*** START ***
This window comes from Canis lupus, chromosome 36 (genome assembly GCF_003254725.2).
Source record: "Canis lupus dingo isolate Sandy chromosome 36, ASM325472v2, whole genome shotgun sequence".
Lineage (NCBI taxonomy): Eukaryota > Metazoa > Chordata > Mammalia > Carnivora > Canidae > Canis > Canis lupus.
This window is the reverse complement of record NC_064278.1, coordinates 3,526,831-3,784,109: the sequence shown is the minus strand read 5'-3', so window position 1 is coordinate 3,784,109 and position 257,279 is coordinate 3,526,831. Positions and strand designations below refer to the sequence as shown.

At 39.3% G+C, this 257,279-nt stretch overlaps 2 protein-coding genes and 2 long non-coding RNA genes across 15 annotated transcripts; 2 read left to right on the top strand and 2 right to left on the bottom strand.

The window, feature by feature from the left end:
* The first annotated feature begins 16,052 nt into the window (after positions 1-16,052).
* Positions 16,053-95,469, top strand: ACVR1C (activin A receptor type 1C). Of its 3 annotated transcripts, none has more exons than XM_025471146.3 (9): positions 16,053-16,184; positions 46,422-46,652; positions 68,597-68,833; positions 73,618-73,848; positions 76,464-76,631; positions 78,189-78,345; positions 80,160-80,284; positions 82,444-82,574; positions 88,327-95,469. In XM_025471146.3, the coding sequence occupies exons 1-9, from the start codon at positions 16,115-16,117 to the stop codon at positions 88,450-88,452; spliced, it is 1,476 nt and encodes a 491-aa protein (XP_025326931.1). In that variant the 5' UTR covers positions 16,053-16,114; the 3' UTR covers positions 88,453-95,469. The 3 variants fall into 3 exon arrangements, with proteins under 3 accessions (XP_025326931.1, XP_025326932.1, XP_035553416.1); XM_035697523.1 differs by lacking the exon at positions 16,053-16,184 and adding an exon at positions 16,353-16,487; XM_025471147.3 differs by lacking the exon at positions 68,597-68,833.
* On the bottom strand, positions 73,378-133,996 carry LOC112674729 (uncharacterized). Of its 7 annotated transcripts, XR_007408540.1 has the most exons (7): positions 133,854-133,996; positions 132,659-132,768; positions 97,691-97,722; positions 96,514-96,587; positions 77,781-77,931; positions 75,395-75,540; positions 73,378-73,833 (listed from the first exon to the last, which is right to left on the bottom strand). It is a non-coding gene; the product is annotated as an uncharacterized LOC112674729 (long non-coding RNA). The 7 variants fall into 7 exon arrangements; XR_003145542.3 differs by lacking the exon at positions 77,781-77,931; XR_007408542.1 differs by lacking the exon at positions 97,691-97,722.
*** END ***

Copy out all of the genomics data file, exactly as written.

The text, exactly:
This window comes from Canis lupus, chromosome 36 (genome assembly GCF_003254725.2).
Source record: "Canis lupus dingo isolate Sandy chromosome 36, ASM325472v2, whole genome shotgun sequence".
Lineage (NCBI taxonomy): Eukaryota > Metazoa > Chordata > Mammalia > Carnivora > Canidae > Canis > Canis lupus.
This window is the reverse complement of record NC_064278.1, coordinates 3,526,831-3,784,109: the sequence shown is the minus strand read 5'-3', so window position 1 is coordinate 3,784,109 and position 257,279 is coordinate 3,526,831. Positions and strand designations below refer to the sequence as shown.

At 39.3% G+C, this 257,279-nt stretch overlaps 2 protein-coding genes and 2 long non-coding RNA genes across 15 annotated transcripts; 2 read left to right on the top strand and 2 right to left on the bottom strand.

The window, feature by feature from the left end:
* The first annotated feature begins 16,052 nt into the window (after positions 1-16,052).
* Positions 16,053-95,469, top strand: ACVR1C (activin A receptor type 1C). Of its 3 annotated transcripts, none has more exons than XM_025471146.3 (9): positions 16,053-16,184; positions 46,422-46,652; positions 68,597-68,833; positions 73,618-73,848; positions 76,464-76,631; positions 78,189-78,345; positions 80,160-80,284; positions 82,444-82,574; positions 88,327-95,469. In XM_025471146.3, the coding sequence occupies exons 1-9, from the start codon at positions 16,115-16,117 to the stop codon at positions 88,450-88,452; spliced, it is 1,476 nt and encodes a 491-aa protein (XP_025326931.1). In that variant the 5' UTR covers positions 16,053-16,114; the 3' UTR covers positions 88,453-95,469. The 3 variants fall into 3 exon arrangements, with proteins under 3 accessions (XP_025326931.1, XP_025326932.1, XP_035553416.1); XM_035697523.1 differs by lacking the exon at positions 16,053-16,184 and adding an exon at positions 16,353-16,487; XM_025471147.3 differs by lacking the exon at positions 68,597-68,833.
* On the bottom strand, positions 73,378-133,996 carry LOC112674729 (uncharacterized). Of its 7 annotated transcripts, XR_007408540.1 has the most exons (7): positions 133,854-133,996; positions 132,659-132,768; positions 97,691-97,722; positions 96,514-96,587; positions 77,781-77,931; positions 75,395-75,540; positions 73,378-73,833 (listed from the first exon to the last, which is right to left on the bottom strand). It is a non-coding gene; the product is annotated as an uncharacterized LOC112674729 (long non-coding RNA). The 7 variants fall into 7 exon arrangements; XR_003145542.3 differs by lacking the exon at positions 77,781-77,931; XR_007408542.1 differs by lacking the exon at positions 97,691-97,722.